One night at dusk, I climbed the hill up the hand-cut stone steps to see the sunset from the top of the island. A startled agouti leaped out of my way, and the tree frogs began their peeping chirp, an iconic sound of the Caribbean evening. By the time the retro glass globe lanterns lighting the path came on, the noise had reached an almost comical din, like high-pitched church bells all ringing at once. It was a magical moment that seemed to encapsulate the varied charms of this beautiful country.
Republished from the Winnipeg Free Press print edition November 1, 2013 A1
Updated on Monday, December 9, 2013 at 11:36 AM CST: adds photos
12:24 PM: Corrects spelling of Bequia
Having problems with the form?Contact Us Directly
Michigan's national heritage area reauthorized
Rescued dolphin dies at SeaWorld San Diego
Beijing to get third airport to reduce congestion, delays
Cash-strapped Indian airline SpiceJet grounded
Canada man finds woman for free trip around world
App for Yellowstone geysers now available
Customs & Border Protection launch wait time app
Jose Andres to open restaurant in DC Trump hotel
Minneapolis-St. Paul airport to get $18M makeover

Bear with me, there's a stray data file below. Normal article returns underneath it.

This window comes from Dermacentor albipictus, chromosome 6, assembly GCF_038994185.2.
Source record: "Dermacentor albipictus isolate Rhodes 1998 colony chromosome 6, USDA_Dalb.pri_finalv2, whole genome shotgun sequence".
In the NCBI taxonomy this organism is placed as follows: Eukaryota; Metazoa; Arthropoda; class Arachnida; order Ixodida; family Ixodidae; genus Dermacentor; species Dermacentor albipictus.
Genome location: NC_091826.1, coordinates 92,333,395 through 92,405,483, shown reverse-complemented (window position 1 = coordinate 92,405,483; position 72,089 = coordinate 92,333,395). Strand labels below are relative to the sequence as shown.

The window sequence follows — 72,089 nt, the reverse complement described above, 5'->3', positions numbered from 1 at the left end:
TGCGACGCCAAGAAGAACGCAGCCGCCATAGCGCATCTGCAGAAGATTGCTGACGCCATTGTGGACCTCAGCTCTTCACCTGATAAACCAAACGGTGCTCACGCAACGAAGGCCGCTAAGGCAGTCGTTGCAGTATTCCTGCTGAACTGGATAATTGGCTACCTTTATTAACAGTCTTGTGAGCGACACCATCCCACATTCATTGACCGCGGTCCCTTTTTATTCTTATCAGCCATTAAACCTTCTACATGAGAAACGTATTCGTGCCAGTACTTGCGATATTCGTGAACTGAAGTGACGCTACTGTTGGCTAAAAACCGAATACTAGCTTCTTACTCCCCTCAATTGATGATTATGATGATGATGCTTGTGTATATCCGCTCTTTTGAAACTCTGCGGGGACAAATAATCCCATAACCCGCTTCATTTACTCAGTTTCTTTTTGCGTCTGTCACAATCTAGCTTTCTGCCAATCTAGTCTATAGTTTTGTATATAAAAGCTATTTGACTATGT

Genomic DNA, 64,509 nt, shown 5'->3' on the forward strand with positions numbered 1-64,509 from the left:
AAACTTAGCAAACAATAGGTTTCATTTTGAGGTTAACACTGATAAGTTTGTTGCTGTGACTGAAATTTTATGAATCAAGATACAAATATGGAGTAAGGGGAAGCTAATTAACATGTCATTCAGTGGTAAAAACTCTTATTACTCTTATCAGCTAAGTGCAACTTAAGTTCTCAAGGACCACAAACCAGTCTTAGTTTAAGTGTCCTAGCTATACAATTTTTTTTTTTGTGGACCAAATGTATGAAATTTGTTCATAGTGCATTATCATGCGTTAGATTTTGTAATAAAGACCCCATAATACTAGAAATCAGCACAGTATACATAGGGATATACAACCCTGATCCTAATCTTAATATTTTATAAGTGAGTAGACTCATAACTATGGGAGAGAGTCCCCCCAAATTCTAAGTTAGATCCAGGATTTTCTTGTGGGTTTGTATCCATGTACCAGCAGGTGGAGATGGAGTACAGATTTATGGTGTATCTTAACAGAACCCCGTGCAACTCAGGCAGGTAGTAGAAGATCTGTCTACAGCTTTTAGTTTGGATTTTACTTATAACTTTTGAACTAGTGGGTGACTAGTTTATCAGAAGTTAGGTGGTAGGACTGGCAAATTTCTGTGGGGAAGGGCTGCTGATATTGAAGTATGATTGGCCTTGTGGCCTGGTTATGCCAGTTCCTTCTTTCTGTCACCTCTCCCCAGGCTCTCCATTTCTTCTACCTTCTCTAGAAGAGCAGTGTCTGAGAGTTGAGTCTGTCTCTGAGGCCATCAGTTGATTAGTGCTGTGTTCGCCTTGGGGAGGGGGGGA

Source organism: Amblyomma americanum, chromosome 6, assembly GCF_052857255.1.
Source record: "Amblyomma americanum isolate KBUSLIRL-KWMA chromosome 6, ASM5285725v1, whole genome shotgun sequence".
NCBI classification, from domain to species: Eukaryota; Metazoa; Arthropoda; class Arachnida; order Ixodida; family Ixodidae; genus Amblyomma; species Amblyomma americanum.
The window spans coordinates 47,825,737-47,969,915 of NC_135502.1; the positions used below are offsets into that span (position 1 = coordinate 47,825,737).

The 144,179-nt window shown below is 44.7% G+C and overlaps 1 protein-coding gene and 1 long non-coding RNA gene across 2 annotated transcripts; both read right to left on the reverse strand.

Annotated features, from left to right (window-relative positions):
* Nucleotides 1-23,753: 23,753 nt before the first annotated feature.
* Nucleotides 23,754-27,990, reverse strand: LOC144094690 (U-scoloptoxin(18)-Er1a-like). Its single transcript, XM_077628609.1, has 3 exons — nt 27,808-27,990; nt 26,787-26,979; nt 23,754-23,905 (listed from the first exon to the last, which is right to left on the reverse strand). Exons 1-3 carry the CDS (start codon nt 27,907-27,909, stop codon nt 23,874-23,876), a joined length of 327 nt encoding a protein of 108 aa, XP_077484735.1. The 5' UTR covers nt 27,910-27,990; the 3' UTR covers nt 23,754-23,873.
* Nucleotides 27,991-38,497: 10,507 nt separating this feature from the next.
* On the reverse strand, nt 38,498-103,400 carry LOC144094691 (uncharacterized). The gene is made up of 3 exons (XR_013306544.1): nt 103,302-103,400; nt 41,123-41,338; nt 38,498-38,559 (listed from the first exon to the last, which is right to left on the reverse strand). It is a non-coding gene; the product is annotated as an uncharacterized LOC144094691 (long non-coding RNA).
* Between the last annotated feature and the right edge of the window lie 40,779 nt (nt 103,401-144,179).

Verona's Arena to get $17.5 million restoration
A tourist in Detroit: Motown, coney dogs and art
Canadian tourists will have company in Cuba
Now that Detroit museum has been saved, go see it
US travel industry carefully eyeing Cuba tourism
New initiative to make air travel easier
Berlin exhibition evokes final months of WWII
American Samoa man accused of ruckus on flight
FedEx truck crashes in Georgia, spills packages
Southwest bag workers picketing over flight delays
Go For the Food: Coney Island hot dogs in Detroit
WWII Museum tour 70 years after Battle of Bulge
Makeover of iconic Charleston park begins in 2015
Bus security guard kills passenger on Vegas Strip
Weird museums: Travel off the beaten path
Rich fun on a low budget: South Beach side streets
Colorado resort towns worry over pot perception
1 dead after crash involving Walt Disney World bus
Spain church criticized over Cordoba monument name
Sales of macadamias soar in Korea after nut rage
P.E.I. prepares to wind up big year
Grand Canyon contract offer fails to attract bids
UK airspace manager calls glitch unprecedented
Yellowstone opens for snowmobile traffic on Monday
Jet lands safely in Baltimore after bird strike
Northern New England snowmobilers hope for snow
Congress OKs national park expansion for Delaware
Repairs to Grand Canyon pipeline break completed
China to punish tourists in Thai air rage assault
Schumer calls for investigations of high airfares